‘Distinguished’ Rock Island teacher gives thanks for her mentors, students

Debbie Marlier works with a group of seventh-graders on punctuation and grammar drills at Jordan Catholic School in Rock Island. She said interacting with the students keeps her young at heart, even after 46 years. (The Catholic Post/Jennifer Willems)

ROCK ISLAND — Debbie Marlier is being recognized as the Distinguished Teacher of the Year by the Office of Catholic Schools, but she knows that what she has been able to accomplish over the last 46 years at Jordan Catholic School and its predecessors is due to the outstanding teachers and mentors in her life.

“My mind was made up in fourth grade. I had a great teacher who I loved and one day I told my parents, ‘I’m going to be a teacher,’” Marlier shared while sitting in her classroom and waiting for her seventh-grade language arts students on a recent Monday morning.

Standing in her prayer corner, Debbie Marlier holds a palm cross the students pass around the classroom as they remember people in need of prayer. “I like to think of all the hands that have touched that cross,” she said. (The Catholic Post/Jennifer Willems)

She had attended St. Pius X School and then Alleman High School, both in Rock Island, and was “bound and determined” to go on to college

When Al and Nancy Roels told their daughter she would have to find a way to pay for it since she had five siblings, she did and graduated from Illinois State University in December 1977.

Marlier could have gone anywhere, but she returned to the Quad Cities and worked as a substitute teacher at her alma mater and area public schools. When a full-time teaching job became available for the following school year, she jumped on it and never looked back.

“Had I thought about going to the public school? The only reason would have been, maybe, to make more money,” she said, but thought about whether she would really be happy doing that.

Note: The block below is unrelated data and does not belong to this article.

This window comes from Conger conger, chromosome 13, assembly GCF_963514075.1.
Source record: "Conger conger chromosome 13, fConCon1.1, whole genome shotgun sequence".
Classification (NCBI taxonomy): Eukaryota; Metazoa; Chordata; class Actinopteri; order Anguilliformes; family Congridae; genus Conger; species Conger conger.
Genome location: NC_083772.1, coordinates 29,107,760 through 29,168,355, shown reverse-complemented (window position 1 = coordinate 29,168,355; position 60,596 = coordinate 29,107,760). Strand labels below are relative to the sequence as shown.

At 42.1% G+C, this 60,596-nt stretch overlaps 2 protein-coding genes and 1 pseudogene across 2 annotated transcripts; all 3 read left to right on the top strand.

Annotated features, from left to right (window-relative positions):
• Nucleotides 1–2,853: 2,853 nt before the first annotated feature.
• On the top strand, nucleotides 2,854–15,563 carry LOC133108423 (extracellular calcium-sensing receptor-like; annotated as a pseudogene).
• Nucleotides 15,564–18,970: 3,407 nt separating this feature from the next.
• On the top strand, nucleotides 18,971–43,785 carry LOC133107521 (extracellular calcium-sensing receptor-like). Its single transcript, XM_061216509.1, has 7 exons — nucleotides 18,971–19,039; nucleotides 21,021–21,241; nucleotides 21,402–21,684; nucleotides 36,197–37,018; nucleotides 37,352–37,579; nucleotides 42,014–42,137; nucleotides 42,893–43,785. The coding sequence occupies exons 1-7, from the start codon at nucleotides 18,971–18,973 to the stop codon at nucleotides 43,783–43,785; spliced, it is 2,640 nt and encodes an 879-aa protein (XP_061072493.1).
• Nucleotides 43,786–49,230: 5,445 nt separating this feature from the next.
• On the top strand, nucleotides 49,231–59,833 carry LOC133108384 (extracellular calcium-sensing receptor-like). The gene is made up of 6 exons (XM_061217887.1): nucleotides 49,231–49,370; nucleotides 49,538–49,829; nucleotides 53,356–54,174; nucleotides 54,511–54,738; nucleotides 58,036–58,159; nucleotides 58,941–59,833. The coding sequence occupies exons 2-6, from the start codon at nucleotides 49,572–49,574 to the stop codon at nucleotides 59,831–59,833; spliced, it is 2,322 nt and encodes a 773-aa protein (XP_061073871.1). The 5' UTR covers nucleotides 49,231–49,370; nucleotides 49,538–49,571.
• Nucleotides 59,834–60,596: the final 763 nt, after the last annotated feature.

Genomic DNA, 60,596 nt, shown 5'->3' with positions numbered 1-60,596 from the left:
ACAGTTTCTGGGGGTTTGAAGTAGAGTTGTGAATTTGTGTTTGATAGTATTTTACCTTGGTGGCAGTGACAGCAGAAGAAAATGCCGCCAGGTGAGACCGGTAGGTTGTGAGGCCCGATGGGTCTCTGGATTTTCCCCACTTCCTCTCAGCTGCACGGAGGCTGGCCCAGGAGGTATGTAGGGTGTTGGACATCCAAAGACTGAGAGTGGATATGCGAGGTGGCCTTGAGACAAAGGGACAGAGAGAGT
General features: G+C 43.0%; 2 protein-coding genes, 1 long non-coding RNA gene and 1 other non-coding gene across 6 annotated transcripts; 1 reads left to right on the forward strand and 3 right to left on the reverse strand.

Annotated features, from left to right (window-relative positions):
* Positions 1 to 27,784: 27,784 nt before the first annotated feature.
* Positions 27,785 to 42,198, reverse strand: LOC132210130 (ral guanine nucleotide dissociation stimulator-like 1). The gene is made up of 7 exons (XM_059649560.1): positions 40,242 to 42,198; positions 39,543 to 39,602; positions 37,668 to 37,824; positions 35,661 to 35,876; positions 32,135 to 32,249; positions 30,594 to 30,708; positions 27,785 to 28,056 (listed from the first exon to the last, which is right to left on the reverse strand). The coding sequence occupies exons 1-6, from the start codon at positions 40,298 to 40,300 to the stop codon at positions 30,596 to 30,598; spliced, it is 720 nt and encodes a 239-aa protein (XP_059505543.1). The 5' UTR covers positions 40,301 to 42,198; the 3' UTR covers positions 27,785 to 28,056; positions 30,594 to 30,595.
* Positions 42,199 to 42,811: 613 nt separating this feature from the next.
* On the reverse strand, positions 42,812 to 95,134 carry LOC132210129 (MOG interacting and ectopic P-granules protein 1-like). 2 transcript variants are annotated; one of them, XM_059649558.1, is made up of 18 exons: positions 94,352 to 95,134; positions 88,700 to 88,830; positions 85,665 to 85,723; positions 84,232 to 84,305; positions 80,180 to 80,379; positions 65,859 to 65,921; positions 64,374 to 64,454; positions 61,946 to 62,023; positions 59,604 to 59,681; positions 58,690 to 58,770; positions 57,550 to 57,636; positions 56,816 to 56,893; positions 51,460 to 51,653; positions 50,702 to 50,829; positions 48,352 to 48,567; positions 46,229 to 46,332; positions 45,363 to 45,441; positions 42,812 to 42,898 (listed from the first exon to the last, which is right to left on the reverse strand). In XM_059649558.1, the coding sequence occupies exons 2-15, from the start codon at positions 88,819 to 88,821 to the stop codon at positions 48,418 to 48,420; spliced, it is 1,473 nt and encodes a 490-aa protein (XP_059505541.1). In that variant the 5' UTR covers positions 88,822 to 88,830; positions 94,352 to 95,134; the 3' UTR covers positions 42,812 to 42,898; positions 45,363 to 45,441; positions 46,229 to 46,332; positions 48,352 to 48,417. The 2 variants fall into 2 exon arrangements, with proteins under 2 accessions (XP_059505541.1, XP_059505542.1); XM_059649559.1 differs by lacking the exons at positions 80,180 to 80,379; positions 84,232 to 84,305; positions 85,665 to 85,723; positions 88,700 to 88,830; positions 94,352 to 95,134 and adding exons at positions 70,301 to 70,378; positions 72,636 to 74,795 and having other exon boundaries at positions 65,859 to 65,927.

“You have to make that decision — what’s going to make you happier? Being happy every day coming to work or making more money? I chose having a great day every day that I get up and come to school,” Marlier said. “I don’t think there’s ever been a day that I said, ‘I wish I didn’t have to go to work today.’”


While she’s always come to work at the same school, it has been located at the former St. Joseph Parish and then Sacred Heart in Rock Island. The middle school would be housed at St. Ambrose in Milan for two years until new construction at the Jordan campus brought all the students together in 2012.

“I have no retirement in my future planned yet because I just love this place so much and I love the students. I just can’t see my life without it.” — Debbie Marlier

Marlier started teaching when Sister Mary Catherina Walsh, BVM, was the assistant principal, and Sister Mary Paulina Sullivan, BVM, was the math teacher. They took her under their wings and after 20 years, she succeeded Sister Mary Catherina as assistant principal.

She remained in that role for 15 years.

Guiding her seventh- and eighth-graders through reading and creative writing forms the basis of her days and time has not dimmed her satisfaction in watching their brains working hard to figure things out.

“I enjoy teaching literature because we read a story and the students can connect their own personal life with what we’re talking about,” Marlier explained. “It lets me get to know them and how they’re thinking, so that’s fun.”

The creative writing part of English gives her insights into a whole different side of her students, she said.

In addition, she has offered a book club this year. One unit was about the Holocaust and had the students reading “Anne Frank: The Diary of a Young Girl” in class and “Night” by Elie Wiesel as the book club selection.


Of all the words the English teacher uses, “retirement” isn’t one of them.

“I have no retirement in my future planned yet because I just love this place so much and I love the students,” Marlier said. “I just can’t see my life without it.”

And the students keep her young at heart, she said, noting that many of them are the children of former students. “The joke on the hallway is ‘How many of the grandparents have you taught?’” she said.

In addition to the family atmosphere, religion been a major factor keeping Marlier at Jordan Catholic. Just within the last year, she was asked to be an extraordinary minister of Holy Communion for school Masses — something she said she never felt worthy of before.

“I am honored to be able to get up every other week and give the Eucharist to our students,” Marlier said.

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